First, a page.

Accessibility links

Breaking News



Cities Around The World Show Solidarity With Belarusian Pro-Democracy Protesters

Cities around the globe held marches, flew flags, and made other symbolic gestures in a show of support for pro-democracy demonstrators in Belarus. It came after Belarusian opposition leader Svyatlana Tsikhanouskaya designated February 7 as a Day of Solidarity with Belarus. Since August's presidential election, which was widely seen as rigged, Belarusian protesters have faced violent crackdowns and mass arrests after demanding the resignation of strongman Alyaksandr Lukashenka.

Kazakh Protesters Again Demand Release Of Relatives From Chinese Custody

Eight Kazakhs, mainly women, picketed outside the Chinese Consulate in Kazakhstan's largest city, Almaty, on February 9 to demand the release of their relatives in China's northwestern Xinjiang region. The demonstrators held pictures of their relatives, who they say are either being kept in prisons and reeducation camps in Xinjiang or not allowed to travel to Kazakhstan to join their families. The picketers also held up posters in Kazakh, English, and Chinese demanding the release of their loved ones.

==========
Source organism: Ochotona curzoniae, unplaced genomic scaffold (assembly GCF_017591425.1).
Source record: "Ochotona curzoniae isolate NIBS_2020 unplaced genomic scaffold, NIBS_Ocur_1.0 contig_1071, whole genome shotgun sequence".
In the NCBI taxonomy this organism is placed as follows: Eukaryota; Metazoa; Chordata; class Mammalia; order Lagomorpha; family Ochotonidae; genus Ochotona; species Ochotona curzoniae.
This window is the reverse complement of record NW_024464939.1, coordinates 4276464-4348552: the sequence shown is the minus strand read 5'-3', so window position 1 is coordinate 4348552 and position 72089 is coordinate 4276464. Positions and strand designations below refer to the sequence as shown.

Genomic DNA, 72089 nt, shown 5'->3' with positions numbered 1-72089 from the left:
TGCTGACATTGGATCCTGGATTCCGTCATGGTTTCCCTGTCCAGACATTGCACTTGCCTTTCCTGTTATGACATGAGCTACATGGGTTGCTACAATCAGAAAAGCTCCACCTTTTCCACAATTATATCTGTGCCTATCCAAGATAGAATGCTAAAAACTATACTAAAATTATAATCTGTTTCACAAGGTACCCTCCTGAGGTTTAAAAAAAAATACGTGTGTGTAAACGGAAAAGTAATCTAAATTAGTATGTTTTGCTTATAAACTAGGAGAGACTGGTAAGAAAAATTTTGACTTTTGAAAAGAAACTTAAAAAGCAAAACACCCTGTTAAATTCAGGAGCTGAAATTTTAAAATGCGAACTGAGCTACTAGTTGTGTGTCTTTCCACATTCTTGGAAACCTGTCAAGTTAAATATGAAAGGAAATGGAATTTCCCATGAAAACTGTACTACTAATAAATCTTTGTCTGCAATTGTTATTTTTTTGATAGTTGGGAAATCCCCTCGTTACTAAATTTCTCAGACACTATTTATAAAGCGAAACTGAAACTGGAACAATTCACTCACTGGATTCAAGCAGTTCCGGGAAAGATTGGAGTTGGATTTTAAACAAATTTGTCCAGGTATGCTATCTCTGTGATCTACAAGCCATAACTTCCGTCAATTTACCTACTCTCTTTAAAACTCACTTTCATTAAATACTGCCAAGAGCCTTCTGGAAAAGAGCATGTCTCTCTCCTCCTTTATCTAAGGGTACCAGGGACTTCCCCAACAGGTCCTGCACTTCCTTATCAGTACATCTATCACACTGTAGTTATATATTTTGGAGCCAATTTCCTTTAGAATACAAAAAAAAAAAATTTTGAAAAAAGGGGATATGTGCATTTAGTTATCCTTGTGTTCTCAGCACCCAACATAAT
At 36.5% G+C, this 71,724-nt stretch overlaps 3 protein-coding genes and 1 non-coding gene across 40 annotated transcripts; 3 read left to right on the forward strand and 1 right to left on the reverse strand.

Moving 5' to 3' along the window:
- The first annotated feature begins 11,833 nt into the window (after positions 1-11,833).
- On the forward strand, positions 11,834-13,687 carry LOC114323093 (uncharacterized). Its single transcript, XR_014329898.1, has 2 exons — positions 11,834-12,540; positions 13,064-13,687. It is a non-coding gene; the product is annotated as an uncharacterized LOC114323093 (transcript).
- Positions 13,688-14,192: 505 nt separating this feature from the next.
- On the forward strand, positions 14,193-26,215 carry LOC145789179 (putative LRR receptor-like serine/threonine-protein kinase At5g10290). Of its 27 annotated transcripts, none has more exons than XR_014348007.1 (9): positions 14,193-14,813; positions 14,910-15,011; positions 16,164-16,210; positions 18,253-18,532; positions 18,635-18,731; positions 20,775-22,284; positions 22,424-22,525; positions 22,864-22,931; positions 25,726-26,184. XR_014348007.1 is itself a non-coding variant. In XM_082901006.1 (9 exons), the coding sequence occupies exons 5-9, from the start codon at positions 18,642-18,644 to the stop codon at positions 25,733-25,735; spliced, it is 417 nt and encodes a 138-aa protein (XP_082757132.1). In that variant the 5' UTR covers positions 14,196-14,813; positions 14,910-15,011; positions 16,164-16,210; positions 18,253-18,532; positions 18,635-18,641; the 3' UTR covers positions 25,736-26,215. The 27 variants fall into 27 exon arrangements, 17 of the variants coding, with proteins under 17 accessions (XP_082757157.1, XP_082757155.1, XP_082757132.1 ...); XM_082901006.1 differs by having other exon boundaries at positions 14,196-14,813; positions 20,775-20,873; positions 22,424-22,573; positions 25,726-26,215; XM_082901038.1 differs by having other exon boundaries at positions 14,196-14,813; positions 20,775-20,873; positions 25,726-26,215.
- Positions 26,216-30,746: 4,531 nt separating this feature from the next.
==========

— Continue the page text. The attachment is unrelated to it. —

'No One Wants To Live Here': A Pollution Hot Spot In Bosnia

The European Union says Bosnia-Herzegovina has the continent's deadliest pollution. The district of Bukinje is so badly affected by a local coal-fired power station that its mayor says nobody wants to live there.

Animated Graphic: Coronavirus Deaths Week By Week

Charting over time the locations with the most confirmed COVID-19 deaths.


Germany, Sweden, Poland Expel Russian Diplomats In Tit-For-Tat Move

Germany, Sweden, and Poland are each expelling a Russian diplomat in a tit-for-tat move after Moscow's expulsion last week of diplomats from the three EU countries for allegedly taking part in protests in support of Kremlin critic Aleksei Navalny. "Today the Federal Foreign Office has declared a staff member of the Russian Embassy in Berlin persona non grata," the German Foreign Ministry said. Also, Russia expels Albanian diplomat in tit-for-tat move.